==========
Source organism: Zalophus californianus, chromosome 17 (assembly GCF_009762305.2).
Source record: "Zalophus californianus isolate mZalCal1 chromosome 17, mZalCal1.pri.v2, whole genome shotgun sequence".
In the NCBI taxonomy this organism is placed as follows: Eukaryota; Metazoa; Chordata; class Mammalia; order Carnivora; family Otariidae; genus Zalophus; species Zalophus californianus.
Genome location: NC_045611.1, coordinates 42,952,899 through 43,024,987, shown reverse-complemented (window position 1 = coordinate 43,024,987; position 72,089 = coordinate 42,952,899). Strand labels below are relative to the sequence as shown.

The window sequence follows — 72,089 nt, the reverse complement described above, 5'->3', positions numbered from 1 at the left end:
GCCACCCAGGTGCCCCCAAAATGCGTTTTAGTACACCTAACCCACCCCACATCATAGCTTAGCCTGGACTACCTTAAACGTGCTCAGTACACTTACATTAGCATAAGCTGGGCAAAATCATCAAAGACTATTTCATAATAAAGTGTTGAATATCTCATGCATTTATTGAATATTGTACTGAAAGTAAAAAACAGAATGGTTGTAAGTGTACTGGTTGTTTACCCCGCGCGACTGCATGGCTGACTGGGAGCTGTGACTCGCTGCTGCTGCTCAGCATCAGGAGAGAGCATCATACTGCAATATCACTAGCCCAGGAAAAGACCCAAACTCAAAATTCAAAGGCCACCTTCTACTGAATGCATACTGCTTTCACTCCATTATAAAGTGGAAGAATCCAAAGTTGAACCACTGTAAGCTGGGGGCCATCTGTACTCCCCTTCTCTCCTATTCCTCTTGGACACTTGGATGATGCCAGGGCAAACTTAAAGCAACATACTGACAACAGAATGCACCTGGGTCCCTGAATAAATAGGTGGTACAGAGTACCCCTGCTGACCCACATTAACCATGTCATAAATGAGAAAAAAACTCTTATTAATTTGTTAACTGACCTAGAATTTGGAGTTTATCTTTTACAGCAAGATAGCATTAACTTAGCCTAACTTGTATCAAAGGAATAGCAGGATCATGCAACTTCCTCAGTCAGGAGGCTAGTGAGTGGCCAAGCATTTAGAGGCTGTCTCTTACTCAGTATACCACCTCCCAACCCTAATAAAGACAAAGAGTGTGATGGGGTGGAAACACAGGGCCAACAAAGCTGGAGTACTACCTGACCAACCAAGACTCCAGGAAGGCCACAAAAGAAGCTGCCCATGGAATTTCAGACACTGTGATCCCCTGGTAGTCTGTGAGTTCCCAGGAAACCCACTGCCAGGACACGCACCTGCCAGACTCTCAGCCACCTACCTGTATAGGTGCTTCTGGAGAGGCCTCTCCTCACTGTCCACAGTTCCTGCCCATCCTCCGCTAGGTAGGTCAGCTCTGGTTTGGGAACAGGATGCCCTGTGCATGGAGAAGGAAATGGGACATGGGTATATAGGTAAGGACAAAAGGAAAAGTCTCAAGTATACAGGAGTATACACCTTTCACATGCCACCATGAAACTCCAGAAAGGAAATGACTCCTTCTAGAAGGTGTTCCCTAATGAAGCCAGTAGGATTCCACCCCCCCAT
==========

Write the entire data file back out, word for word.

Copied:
Source organism: Zalophus californianus, chromosome 17 (assembly GCF_009762305.2).
Source record: "Zalophus californianus isolate mZalCal1 chromosome 17, mZalCal1.pri.v2, whole genome shotgun sequence".
In the NCBI taxonomy this organism is placed as follows: Eukaryota; Metazoa; Chordata; class Mammalia; order Carnivora; family Otariidae; genus Zalophus; species Zalophus californianus.
Genome location: NC_045611.1, coordinates 42,952,899 through 43,024,987, shown reverse-complemented (window position 1 = coordinate 43,024,987; position 72,089 = coordinate 42,952,899). Strand labels below are relative to the sequence as shown.

The window sequence follows — 72,089 nt, the reverse complement described above, 5'->3', positions numbered from 1 at the left end:
GCCACCCAGGTGCCCCCAAAATGCGTTTTAGTACACCTAACCCACCCCACATCATAGCTTAGCCTGGACTACCTTAAACGTGCTCAGTACACTTACATTAGCATAAGCTGGGCAAAATCATCAAAGACTATTTCATAATAAAGTGTTGAATATCTCATGCATTTATTGAATATTGTACTGAAAGTAAAAAACAGAATGGTTGTAAGTGTACTGGTTGTTTACCCCGCGCGACTGCATGGCTGACTGGGAGCTGTGACTCGCTGCTGCTGCTCAGCATCAGGAGAGAGCATCATACTGCAATATCACTAGCCCAGGAAAAGACCCAAACTCAAAATTCAAAGGCCACCTTCTACTGAATGCATACTGCTTTCACTCCATTATAAAGTGGAAGAATCCAAAGTTGAACCACTGTAAGCTGGGGGCCATCTGTACTCCCCTTCTCTCCTATTCCTCTTGGACACTTGGATGATGCCAGGGCAAACTTAAAGCAACATACTGACAACAGAATGCACCTGGGTCCCTGAATAAATAGGTGGTACAGAGTACCCCTGCTGACCCACATTAACCATGTCATAAATGAGAAAAAAACTCTTATTAATTTGTTAACTGACCTAGAATTTGGAGTTTATCTTTTACAGCAAGATAGCATTAACTTAGCCTAACTTGTATCAAAGGAATAGCAGGATCATGCAACTTCCTCAGTCAGGAGGCTAGTGAGTGGCCAAGCATTTAGAGGCTGTCTCTTACTCAGTATACCACCTCCCAACCCTAATAAAGACAAAGAGTGTGATGGGGTGGAAACACAGGGCCAACAAAGCTGGAGTACTACCTGACCAACCAAGACTCCAGGAAGGCCACAAAAGAAGCTGCCCATGGAATTTCAGACACTGTGATCCCCTGGTAGTCTGTGAGTTCCCAGGAAACCCACTGCCAGGACACGCACCTGCCAGACTCTCAGCCACCTACCTGTATAGGTGCTTCTGGAGAGGCCTCTCCTCACTGTCCACAGTTCCTGCCCATCCTCCGCTAGGTAGGTCAGCTCTGGTTTGGGAACAGGATGCCCTGTGCATGGAGAAGGAAATGGGACATGGGTATATAGGTAAGGACAAAAGGAAAAGTCTCAAGTATACAGGAGTATACACCTTTCACATGCCACCATGAAACTCCAGAAAGGAAATGACTCCTTCTAGAAGGTGTTCCCTAATGAAGCCAGTAGGATTCCACCCCCCCAT